Look What the Fans Drug In:
A Tribute to the music of Michael Penn
MR. HOLLYWOOD JR., 1947:
"And this was the Year That Was, 1947."
This wonderful, refreshingly clear,
straightforward power pop record takes its theme from the year in the album
title. Lots happened that year. The GI's returned to civilian life from WWII,
the CIA was formed, the Blacklist began, as did the Cold War, the transistor
was invented, and Chuck Yeager broke the speed of sound. But all of that is
merely the backdrop for songs about relationships, some romantic, some not.
The covers of the songs on Mr. Hollywood Jr. are tremendous. The Breakups version of "Mary Lynn" plays up the power pop, as well as the psychedelic accents. The backwards, treated guitar is wonderful, as are the drums crashing in the back ground. Plasticsouls's cover of "You know How," goes for a classic feel, something that could have been recorded for a 60s LP. Buzzy guitar provides nice textures, as do rattling drums. On both of these songs, the Penn like qualities of the vocals, in the sense of sharp, precise singing, are as much a tribute to Penn, as the songs themselves.
Andrea Zils' version of "O.K"
takes on new meaning when a woman sings it, the emotions of the song are
accentuated, and like Penn, with a light touch, which also goes for the piano
playing, it's just the right amount of music. Zils has this to say about the
song. "This song holds a lot of meaning for me. When I was listening to
MHJ 1947, I was going through a very serious post-partum depression. It
was a dark period in my life. I felt that my life was over and I'd never
get better. Listening to O.K. made me feel understood, even though not all the
lyrics applied to my situation. Depression is very isolating; you feel all
alone even when you have a great support system. O.K. helped me realize
that I'm not the first person to feel such pessimism and despair. And
Spencer Bayles take on "Denton Road" is this, "it's an utterly beautiful, instantly classic
Bayles, who plays a quiet guitar,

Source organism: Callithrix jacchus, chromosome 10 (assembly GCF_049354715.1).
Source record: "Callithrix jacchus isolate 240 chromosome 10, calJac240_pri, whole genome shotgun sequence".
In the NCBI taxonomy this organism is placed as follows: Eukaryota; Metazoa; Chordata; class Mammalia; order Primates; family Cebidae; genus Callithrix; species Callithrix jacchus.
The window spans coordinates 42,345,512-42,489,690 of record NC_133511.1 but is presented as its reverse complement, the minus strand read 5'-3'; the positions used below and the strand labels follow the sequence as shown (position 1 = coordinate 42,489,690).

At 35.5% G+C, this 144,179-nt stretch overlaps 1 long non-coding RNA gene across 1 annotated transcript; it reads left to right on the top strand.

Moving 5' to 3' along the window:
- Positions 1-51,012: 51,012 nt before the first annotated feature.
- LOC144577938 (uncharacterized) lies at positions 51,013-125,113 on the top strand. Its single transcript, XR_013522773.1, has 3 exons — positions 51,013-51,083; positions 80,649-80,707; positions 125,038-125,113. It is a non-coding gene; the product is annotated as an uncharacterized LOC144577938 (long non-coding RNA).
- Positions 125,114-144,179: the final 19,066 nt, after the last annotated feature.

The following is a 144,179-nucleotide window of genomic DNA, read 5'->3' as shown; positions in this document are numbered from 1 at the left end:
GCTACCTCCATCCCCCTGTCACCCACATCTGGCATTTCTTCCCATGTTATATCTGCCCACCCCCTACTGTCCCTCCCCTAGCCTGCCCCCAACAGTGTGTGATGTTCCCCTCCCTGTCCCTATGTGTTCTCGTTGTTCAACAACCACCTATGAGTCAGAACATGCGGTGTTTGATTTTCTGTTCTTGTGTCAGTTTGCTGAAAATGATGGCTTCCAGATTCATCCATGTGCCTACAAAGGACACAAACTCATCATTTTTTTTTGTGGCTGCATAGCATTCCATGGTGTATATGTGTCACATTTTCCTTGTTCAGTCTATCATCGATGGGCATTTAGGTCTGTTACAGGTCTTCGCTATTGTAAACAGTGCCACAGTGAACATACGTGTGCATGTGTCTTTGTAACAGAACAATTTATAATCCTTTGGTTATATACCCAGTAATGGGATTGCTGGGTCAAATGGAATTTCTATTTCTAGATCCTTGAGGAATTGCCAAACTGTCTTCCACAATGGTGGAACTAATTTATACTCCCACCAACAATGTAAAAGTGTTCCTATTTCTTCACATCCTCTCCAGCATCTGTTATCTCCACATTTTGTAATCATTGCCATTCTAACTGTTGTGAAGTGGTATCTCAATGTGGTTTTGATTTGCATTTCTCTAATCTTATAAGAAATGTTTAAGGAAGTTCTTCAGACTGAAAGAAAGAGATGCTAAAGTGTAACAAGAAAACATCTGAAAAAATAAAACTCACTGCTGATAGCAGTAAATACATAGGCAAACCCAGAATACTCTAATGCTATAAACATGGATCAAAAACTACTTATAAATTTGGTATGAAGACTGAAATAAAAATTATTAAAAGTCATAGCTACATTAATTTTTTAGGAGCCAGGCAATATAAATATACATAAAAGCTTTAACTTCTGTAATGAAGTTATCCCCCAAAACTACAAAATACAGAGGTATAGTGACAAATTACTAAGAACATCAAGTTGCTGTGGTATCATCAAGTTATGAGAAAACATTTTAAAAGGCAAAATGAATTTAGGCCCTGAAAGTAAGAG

keyboards and other instruments quietly, and David Thake, on shaker and others,
do exactly what they mean to, stripping the song down to its core, highlighting
its calm power.
Grant Prusi's comments about "The Television Set Waltz" are, "I've always been interested in history. One of my favorite time periods from 1920-1960. I thought that it would be logical for me to do this track since it's from that time period."
Prusi has done exactly that with his cover. The song sounds like it could have been recorded in 1947, on the equipment that was around at the time, complete with pops and crackles in the background. It is just him at the piano, and you could waltz to it as much as Penn's version. It has a memorable melody, and in it's own understated way, as grand as the Penn original.
To close out our ambitious, sometimes messy collection of cover versions is Tom Loiacono's "Millionaire". He comments that "when I think of a Michael Penn song, I usually think of a richly layered, complexly orchestrated, masterfully arranged piece of music. These songs grab hold of you and don't let you go. In stark contrast to his more elaborately textured songs, "(P.S.) Millionaire" strikes you with its sheer simplicity, like someone whispering at a podium: you are compelled to stop and listen because they must be saying something of importance. The song is understated, yet the impression it leaves you with is one of quiet desperation. This is what drew me into this song – it's so different in its arrangement compared to his regular fare, but it's equally captivating. It's a postscript to an album already brimming with meaning and emotion that you wonder what he could have left out to necessitate a "P.S". But when you listen to Michael Penn's "Millionaire", you'll know."
-- Andrea Weiss
COVER ALBUM CREDITS:
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